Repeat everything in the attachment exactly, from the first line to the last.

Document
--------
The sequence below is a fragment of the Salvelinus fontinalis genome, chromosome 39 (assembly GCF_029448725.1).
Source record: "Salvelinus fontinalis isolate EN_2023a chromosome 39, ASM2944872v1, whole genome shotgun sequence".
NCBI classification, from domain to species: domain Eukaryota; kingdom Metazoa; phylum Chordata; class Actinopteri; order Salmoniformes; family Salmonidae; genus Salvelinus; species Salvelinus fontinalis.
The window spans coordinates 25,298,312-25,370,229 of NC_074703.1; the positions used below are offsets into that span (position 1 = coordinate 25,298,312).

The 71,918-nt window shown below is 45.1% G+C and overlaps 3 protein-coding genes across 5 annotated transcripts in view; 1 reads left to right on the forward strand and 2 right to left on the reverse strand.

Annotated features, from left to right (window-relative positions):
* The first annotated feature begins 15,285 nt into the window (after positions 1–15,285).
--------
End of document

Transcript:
The sequence below is a fragment of the Salvelinus fontinalis genome, chromosome 39 (assembly GCF_029448725.1).
Source record: "Salvelinus fontinalis isolate EN_2023a chromosome 39, ASM2944872v1, whole genome shotgun sequence".
NCBI classification, from domain to species: domain Eukaryota; kingdom Metazoa; phylum Chordata; class Actinopteri; order Salmoniformes; family Salmonidae; genus Salvelinus; species Salvelinus fontinalis.
The window spans coordinates 25,298,312-25,370,229 of NC_074703.1; the positions used below are offsets into that span (position 1 = coordinate 25,298,312).

The 71,918-nt window shown below is 45.1% G+C and overlaps 3 protein-coding genes across 5 annotated transcripts in view; 1 reads left to right on the forward strand and 2 right to left on the reverse strand.

Annotated features, from left to right (window-relative positions):
* The first annotated feature begins 15,285 nt into the window (after positions 1–15,285).